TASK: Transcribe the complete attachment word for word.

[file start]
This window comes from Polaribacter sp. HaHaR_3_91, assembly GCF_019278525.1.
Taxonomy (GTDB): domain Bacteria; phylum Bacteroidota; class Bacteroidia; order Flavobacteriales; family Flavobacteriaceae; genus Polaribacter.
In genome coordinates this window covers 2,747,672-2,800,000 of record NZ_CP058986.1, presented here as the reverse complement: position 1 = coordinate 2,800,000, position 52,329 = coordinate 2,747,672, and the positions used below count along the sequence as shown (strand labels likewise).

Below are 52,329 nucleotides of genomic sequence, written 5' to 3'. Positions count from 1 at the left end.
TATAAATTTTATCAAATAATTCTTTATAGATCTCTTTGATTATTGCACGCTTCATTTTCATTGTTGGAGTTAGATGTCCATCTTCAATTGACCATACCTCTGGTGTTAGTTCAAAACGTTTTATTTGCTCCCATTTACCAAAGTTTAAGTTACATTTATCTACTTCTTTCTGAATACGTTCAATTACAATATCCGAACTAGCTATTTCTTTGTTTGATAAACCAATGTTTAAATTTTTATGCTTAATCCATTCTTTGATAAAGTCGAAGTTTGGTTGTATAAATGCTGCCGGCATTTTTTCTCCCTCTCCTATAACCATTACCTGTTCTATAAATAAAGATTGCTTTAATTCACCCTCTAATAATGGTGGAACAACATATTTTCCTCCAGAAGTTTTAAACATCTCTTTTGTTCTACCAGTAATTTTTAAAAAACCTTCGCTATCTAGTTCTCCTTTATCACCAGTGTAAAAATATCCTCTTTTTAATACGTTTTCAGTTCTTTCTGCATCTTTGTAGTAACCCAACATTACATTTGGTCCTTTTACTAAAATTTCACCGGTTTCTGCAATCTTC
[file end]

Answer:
This window comes from Polaribacter sp. HaHaR_3_91, assembly GCF_019278525.1.
Taxonomy (GTDB): domain Bacteria; phylum Bacteroidota; class Bacteroidia; order Flavobacteriales; family Flavobacteriaceae; genus Polaribacter.
In genome coordinates this window covers 2,747,672-2,800,000 of record NZ_CP058986.1, presented here as the reverse complement: position 1 = coordinate 2,800,000, position 52,329 = coordinate 2,747,672, and the positions used below count along the sequence as shown (strand labels likewise).

Below are 52,329 nucleotides of genomic sequence, written 5' to 3'. Positions count from 1 at the left end.
TATAAATTTTATCAAATAATTCTTTATAGATCTCTTTGATTATTGCACGCTTCATTTTCATTGTTGGAGTTAGATGTCCATCTTCAATTGACCATACCTCTGGTGTTAGTTCAAAACGTTTTATTTGCTCCCATTTACCAAAGTTTAAGTTACATTTATCTACTTCTTTCTGAATACGTTCAATTACAATATCCGAACTAGCTATTTCTTTGTTTGATAAACCAATGTTTAAATTTTTATGCTTAATCCATTCTTTGATAAAGTCGAAGTTTGGTTGTATAAATGCTGCCGGCATTTTTTCTCCCTCTCCTATAACCATTACCTGTTCTATAAATAAAGATTGCTTTAATTCACCCTCTAATAATGGTGGAACAACATATTTTCCTCCAGAAGTTTTAAACATCTCTTTTGTTCTACCAGTAATTTTTAAAAAACCTTCGCTATCTAGTTCTCCTTTATCACCAGTGTAAAAATATCCTCTTTTTAATACGTTTTCAGTTCTTTCTGCATCTTTGTAGTAACCCAACATTACATTTGGTCCTTTTACTAAAATTTCACCGGTTTCTGCAATCTTC